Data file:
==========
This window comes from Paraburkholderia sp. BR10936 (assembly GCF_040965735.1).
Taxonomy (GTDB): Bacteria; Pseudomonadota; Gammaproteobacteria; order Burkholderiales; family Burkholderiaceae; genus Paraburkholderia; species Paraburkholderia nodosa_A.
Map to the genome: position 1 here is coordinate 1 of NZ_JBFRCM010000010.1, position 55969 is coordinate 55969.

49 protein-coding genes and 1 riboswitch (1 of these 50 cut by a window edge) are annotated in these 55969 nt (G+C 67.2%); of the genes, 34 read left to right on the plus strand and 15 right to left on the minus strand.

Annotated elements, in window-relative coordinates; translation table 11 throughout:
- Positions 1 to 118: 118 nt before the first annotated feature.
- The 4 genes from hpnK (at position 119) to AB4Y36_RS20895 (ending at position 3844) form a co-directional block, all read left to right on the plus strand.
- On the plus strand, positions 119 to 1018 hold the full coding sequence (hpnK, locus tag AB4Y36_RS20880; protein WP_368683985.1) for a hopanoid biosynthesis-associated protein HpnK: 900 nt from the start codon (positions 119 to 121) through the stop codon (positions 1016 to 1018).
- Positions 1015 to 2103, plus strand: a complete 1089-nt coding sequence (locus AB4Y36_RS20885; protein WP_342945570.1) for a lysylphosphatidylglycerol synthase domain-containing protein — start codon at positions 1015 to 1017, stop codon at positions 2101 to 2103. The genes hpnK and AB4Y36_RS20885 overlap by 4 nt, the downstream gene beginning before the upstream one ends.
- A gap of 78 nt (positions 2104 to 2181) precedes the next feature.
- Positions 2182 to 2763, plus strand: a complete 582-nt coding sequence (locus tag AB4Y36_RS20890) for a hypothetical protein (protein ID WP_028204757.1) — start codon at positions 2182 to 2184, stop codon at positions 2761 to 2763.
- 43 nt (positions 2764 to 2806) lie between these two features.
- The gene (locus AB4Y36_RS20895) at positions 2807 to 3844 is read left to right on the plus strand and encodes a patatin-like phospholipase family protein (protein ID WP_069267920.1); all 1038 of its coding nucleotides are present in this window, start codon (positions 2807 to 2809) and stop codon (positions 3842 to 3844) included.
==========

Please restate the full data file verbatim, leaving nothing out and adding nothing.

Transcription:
This window comes from Paraburkholderia sp. BR10936 (assembly GCF_040965735.1).
Taxonomy (GTDB): Bacteria; Pseudomonadota; Gammaproteobacteria; order Burkholderiales; family Burkholderiaceae; genus Paraburkholderia; species Paraburkholderia nodosa_A.
Map to the genome: position 1 here is coordinate 1 of NZ_JBFRCM010000010.1, position 55969 is coordinate 55969.

49 protein-coding genes and 1 riboswitch (1 of these 50 cut by a window edge) are annotated in these 55969 nt (G+C 67.2%); of the genes, 34 read left to right on the plus strand and 15 right to left on the minus strand.

Annotated elements, in window-relative coordinates; translation table 11 throughout:
- Positions 1 to 118: 118 nt before the first annotated feature.
- The 4 genes from hpnK (at position 119) to AB4Y36_RS20895 (ending at position 3844) form a co-directional block, all read left to right on the plus strand.
- On the plus strand, positions 119 to 1018 hold the full coding sequence (hpnK, locus tag AB4Y36_RS20880; protein WP_368683985.1) for a hopanoid biosynthesis-associated protein HpnK: 900 nt from the start codon (positions 119 to 121) through the stop codon (positions 1016 to 1018).
- Positions 1015 to 2103, plus strand: a complete 1089-nt coding sequence (locus AB4Y36_RS20885; protein WP_342945570.1) for a lysylphosphatidylglycerol synthase domain-containing protein — start codon at positions 1015 to 1017, stop codon at positions 2101 to 2103. The genes hpnK and AB4Y36_RS20885 overlap by 4 nt, the downstream gene beginning before the upstream one ends.
- A gap of 78 nt (positions 2104 to 2181) precedes the next feature.
- Positions 2182 to 2763, plus strand: a complete 582-nt coding sequence (locus tag AB4Y36_RS20890) for a hypothetical protein (protein ID WP_028204757.1) — start codon at positions 2182 to 2184, stop codon at positions 2761 to 2763.
- 43 nt (positions 2764 to 2806) lie between these two features.
- The gene (locus AB4Y36_RS20895) at positions 2807 to 3844 is read left to right on the plus strand and encodes a patatin-like phospholipase family protein (protein ID WP_069267920.1); all 1038 of its coding nucleotides are present in this window, start codon (positions 2807 to 2809) and stop codon (positions 3842 to 3844) included.